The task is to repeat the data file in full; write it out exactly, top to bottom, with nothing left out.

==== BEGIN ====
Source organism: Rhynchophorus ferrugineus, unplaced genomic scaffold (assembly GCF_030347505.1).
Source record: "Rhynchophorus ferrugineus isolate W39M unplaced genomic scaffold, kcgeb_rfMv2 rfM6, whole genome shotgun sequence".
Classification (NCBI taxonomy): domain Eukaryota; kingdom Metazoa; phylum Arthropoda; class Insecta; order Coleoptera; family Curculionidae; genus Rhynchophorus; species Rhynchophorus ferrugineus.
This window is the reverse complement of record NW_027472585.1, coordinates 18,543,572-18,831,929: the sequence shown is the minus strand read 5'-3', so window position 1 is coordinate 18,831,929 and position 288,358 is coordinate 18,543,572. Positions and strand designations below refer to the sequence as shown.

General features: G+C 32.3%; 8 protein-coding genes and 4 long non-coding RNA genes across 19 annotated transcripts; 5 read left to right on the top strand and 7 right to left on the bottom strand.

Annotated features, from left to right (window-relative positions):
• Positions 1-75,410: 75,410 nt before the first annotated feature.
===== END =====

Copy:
Source organism: Rhynchophorus ferrugineus, unplaced genomic scaffold (assembly GCF_030347505.1).
Source record: "Rhynchophorus ferrugineus isolate W39M unplaced genomic scaffold, kcgeb_rfMv2 rfM6, whole genome shotgun sequence".
Classification (NCBI taxonomy): domain Eukaryota; kingdom Metazoa; phylum Arthropoda; class Insecta; order Coleoptera; family Curculionidae; genus Rhynchophorus; species Rhynchophorus ferrugineus.
This window is the reverse complement of record NW_027472585.1, coordinates 18,543,572-18,831,929: the sequence shown is the minus strand read 5'-3', so window position 1 is coordinate 18,831,929 and position 288,358 is coordinate 18,543,572. Positions and strand designations below refer to the sequence as shown.

General features: G+C 32.3%; 8 protein-coding genes and 4 long non-coding RNA genes across 19 annotated transcripts; 5 read left to right on the top strand and 7 right to left on the bottom strand.

Annotated features, from left to right (window-relative positions):
• Positions 1-75,410: 75,410 nt before the first annotated feature.